When it comes to cyber attacks, 2021 could be summed up in one word: Brutal.
Several major holidays will be remembered as much for the music, food and fun as they will for the multi-million dollar shake downs against corporations like Colonial Pipeline (Mother’s Day weekend) and international meat processor, JBS (Memorial Day weekend).
And just when we thought things were quieting down, hackers stunned again with a slick new twist on the old school phishing technique.
We’re talking about the Email Reply Chain attack.
In case you missed it, this attack took IKEA by storm over Black Friday weekend, and its smooth and stealthy execution was nothing short of jaw-dropping. This one could be a doozy in 2022, so we’re giving you everything you need to know to protect your small business in the year ahead and beyond.
Let’s get into it!
Even the least-trained eye is catching on to the standard phishing email, so hackers had to get crafty. Instead of spoofing email addresses and using the typical run-of-the-mill phishing strategies (the fakeness of which are increasingly obvious), they snuck in through IKEA’s mail server, took over legitimate email accounts, and started sending out malicious links. If you’re thinking, “This had to have worked like a charm…”, you’re right. It worked like a charm.
Here’s Why It Works
Quite simple in its technical complexity, this attack worked well because of these key factors:
- The email accounts were legitimate company accounts.
- The emails came directly from known employees.
- The links were sent out in group threads where there was already ongoing conversation, making it less likely to notice something fishy.
- The hackers wrote/communicated like the employees whose accounts were hacked, so the phishing messages seemed to come from those people.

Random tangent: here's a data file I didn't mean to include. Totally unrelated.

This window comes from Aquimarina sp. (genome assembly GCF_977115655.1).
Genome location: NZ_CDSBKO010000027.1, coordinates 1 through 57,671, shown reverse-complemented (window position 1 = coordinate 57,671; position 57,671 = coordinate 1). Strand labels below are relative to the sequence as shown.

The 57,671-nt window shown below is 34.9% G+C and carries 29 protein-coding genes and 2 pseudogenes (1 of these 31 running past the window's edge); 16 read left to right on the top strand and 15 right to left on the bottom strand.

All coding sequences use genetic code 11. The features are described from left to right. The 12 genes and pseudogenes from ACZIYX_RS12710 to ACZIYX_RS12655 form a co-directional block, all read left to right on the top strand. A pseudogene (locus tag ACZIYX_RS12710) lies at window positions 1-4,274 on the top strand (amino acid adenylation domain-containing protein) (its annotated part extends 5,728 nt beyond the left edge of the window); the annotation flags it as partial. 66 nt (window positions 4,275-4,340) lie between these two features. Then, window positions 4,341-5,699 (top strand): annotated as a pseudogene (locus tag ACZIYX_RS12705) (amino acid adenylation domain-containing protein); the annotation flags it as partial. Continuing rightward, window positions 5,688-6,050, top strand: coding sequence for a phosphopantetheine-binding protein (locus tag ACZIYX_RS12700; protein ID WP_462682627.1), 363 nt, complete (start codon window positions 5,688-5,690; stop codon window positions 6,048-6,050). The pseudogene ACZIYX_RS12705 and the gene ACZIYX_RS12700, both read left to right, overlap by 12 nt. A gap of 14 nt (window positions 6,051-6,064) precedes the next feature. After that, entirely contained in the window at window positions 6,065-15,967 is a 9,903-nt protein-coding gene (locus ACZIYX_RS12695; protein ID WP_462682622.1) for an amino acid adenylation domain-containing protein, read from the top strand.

When your work bestie Sally responds to your group thread with links to a couple of memes that are ‘so hilarious you just have to see them NOW!!‘, would you question it? Not likely.
This attack is so sophisticated, dangerous, and effective because it’s coming from someone you know, trust, and communicate with regularly.
How To Spot It
This is where things can get tricky. When IKEA looked deeper into the incident, they discovered that while the emails contained some of the common misspellings and grammatical errors that are standard for phishing emails, the links had one thing in common: They all ended in 7-digit numbers.
Click here and scroll down to see one of the actual emails, so you know what to look for.
How To Stay Safe
If something seems off, assume that it is. Reach out to the owner of the email account in question via text, Teams, Slack, etc. to verify whether or not they sent the email.
IMPORTANT!! Please don’t respond to the email in question! Remember, the account has been hacked; they’ll simply say it’s legit to get you to click the links.
If they didn’t send the message, you’ll need to act fast. Below are some immediate and long-term actions you can take to protect your small business from this attack.
- Delete the email immediately (from your inbox AND trash folders)!!!
- Notify other members of the group thread via alternative communication methods (see above) to let them know what’s going on and direct them to delete the email(s).
- Don’t open any more messages from that account or respond to the group thread.
- Notify your security team to investigate and make sure your systems and data haven’t been compromised. (Note: If you don’t have a security team in place, contact us – this is our specialty)
- Get familiar with the characteristics of a phishing attack, if you haven’t already.
- Enable/enforce two-factor authentication so that if your passwords get compromised, your accounts are still protected.
- Stay on top of your website updates and run them asap. Waiting creates vulnerabilities that make it easy for hackers to slip through the cracks and into your systems.
- Watch out for abnormalities in your mail server. That’s the bullseye for the Email Reply Chain attack.
The Bottom Line
Looking ahead to 2022, it’s important to be informed about this attack and make room in your security program to train your team, arm your systems, and develop a strategy around protecting your data from this sneaky attack. It was super effective on a large corporation, so it has the potential to become the attack-of-choice against small businesses in the future.
As always, if you need additional support or don’t know where to start, contact us. We’ve got your back.